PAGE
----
The Televangelist: 'The Good Wife,' Season 3, Ep. 9

Smaller portions of Alicia and larger portions of Eli and Diane are necessary for a healthy Good Wife diet.


  • CBS
  • NEITHER RIGHT NOR SMART: Do NOT make me cut you

In my review of "Hell On Wheels" this week, I mentioned that though the show has introduced a large cast to start the series, which will probably benefit it in the long run, it would possibly be a better idea to focus a bit more on the main protagonist to start (especially since he is definitely the favorite character). "The Good Wife" shows how this approach works a few seasons in, once the main character may no longer be the most interesting person, and the world that has been built around them begins to overshadow them. This happened with "Grey's Anatomy" - can anyone honestly say Meredith Grey is their favorite character? The problem with focusing on one character without developing any others has been the creative downfall of certain Showtime series like "Weeds" or "The United States of Tara," or even "Dexter." But on the other side of that, grand ensemble pieces (such as - yeah I'll say it - "The Wire," and also what "Hell On Wheels" seems to be toying with) can start out leaving the viewers feeling jarred and unable to connect with any one character. "The Good Wife" may have begun by introducing us to Alicia and her point of view during the political scandal of her husband, but as the show has grown it has expanded into so many other areas that Alicia - who to me is the absolute Meredith Grey of the series - has nearly been relegated to a "series regular" rather than the show's star. And I, for one, am ok with that.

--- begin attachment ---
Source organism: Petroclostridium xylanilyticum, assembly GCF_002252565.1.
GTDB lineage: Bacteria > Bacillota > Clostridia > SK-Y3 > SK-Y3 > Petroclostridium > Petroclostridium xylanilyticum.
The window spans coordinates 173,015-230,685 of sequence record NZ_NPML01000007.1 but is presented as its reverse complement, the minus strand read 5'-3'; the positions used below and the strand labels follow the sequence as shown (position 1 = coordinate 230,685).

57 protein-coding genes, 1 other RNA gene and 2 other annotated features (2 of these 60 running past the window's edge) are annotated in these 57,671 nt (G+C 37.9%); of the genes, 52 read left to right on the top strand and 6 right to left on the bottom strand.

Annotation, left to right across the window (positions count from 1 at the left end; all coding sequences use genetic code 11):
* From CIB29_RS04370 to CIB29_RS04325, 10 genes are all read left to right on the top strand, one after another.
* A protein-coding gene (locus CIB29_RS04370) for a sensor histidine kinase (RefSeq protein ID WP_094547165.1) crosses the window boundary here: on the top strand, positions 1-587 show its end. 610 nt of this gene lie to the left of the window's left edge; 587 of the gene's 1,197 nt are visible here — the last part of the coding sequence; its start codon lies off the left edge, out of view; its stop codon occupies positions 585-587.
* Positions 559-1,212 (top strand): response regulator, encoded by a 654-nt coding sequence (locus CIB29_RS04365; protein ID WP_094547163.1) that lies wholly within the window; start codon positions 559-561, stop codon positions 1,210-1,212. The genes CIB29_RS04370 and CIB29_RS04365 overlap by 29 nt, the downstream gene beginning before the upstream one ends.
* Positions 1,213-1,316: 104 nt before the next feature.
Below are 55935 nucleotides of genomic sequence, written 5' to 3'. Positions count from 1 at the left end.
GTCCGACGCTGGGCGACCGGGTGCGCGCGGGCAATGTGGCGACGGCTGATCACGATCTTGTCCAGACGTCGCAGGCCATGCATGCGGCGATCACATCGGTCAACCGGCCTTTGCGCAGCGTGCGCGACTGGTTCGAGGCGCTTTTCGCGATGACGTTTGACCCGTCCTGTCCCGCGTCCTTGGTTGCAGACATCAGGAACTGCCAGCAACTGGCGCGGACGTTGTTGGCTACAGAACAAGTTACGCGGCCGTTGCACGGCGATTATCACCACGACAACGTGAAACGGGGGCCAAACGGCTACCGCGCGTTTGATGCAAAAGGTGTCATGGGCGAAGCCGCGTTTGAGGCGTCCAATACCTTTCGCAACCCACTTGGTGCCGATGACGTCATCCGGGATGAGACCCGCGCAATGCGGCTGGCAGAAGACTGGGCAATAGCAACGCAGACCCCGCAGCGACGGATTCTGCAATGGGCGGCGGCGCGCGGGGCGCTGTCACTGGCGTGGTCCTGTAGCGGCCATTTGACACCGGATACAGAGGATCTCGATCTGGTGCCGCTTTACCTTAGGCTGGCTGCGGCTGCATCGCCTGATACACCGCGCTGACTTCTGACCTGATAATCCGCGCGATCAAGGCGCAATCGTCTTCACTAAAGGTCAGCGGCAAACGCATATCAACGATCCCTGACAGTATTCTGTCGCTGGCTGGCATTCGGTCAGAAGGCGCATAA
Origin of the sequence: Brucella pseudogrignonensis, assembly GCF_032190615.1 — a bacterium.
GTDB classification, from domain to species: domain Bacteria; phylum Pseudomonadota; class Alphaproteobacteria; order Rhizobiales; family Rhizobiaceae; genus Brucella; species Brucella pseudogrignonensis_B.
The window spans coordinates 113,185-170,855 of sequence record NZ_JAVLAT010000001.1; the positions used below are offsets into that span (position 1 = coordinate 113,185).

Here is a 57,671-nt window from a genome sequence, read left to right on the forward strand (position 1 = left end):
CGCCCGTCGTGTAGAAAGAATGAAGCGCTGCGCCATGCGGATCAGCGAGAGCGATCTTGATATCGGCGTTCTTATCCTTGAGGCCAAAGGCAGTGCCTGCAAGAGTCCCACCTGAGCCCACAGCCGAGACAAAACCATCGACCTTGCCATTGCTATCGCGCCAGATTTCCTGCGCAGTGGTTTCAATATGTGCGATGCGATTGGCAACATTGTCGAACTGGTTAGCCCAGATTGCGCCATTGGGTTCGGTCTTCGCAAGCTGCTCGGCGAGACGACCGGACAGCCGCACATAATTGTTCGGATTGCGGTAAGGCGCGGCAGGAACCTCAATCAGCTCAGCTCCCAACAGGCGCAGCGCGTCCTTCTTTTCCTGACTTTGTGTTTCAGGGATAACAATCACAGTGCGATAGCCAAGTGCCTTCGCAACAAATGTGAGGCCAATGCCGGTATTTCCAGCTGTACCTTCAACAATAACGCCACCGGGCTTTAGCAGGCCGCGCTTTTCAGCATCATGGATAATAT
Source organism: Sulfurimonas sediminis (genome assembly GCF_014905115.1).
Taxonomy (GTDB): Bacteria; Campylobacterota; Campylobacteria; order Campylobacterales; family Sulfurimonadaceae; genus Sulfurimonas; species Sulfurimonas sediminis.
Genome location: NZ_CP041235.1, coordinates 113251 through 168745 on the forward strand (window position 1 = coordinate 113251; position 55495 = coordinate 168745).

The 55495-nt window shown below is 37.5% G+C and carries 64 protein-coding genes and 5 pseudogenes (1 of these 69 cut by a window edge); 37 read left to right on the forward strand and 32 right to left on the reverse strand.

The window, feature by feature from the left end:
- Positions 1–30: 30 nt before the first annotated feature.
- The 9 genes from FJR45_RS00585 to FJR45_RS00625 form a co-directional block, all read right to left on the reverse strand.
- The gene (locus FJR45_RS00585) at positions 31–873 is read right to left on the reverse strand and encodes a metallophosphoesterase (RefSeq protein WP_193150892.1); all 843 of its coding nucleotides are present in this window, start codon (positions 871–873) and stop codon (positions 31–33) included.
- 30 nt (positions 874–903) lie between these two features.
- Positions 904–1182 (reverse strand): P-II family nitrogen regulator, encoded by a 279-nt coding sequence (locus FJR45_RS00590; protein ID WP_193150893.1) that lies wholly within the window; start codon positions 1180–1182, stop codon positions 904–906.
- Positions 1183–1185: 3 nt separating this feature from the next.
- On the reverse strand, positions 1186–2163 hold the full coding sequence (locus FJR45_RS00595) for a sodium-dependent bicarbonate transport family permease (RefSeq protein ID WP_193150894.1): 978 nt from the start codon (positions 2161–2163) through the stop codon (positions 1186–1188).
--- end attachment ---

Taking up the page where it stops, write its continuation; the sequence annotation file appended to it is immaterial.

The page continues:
You see, "The Good Wife" is quite a bit like that food pyramid problem that Eli dealt with in "Whiskey Tango Foxtrot." Alicia is the bread, anchoring the triangle. But now some of the other players - Cary, Eli, Diane - are getting more space (as the vegetables and fruit, or what have you), taking away some of bread's share. I'm not going to carry this analogy any further, but I think you get the idea. After last week's questionable "Law & Order" ripoff, "The Good Wife" returned to its A-game, giving Eli more time to play with another great guest star (Amy Sedaris) while dealing with a very current issue (the food pyramid and, even more pressing, pizza being declared a vegetable). We also saw the return of military court, one of the weirdest and most fun places the show chooses to vacation from time to time. But even aside from the great moments the court provided, there was a dark and sobering lesson at the end of it. Lockhart Gardner lost (always nice, to keep it realistic) because their client was certainly guilty - she was ultimately responsible for the deaths of twelve civilians, six of whom were children. This is something the show always does well: balancing politics. Though it poked some fun at the almost absurd rigidity of the military court, at the end of the episode it allowed the court to demonstrate genuine compassion for those who were needlessly slaughtered, and the desire to bring to justice those who abused the military's power under the guise of national security. Like most of the show's legal issues, it's a deeply complicated one. But by giving time to both sides, it handled it justly.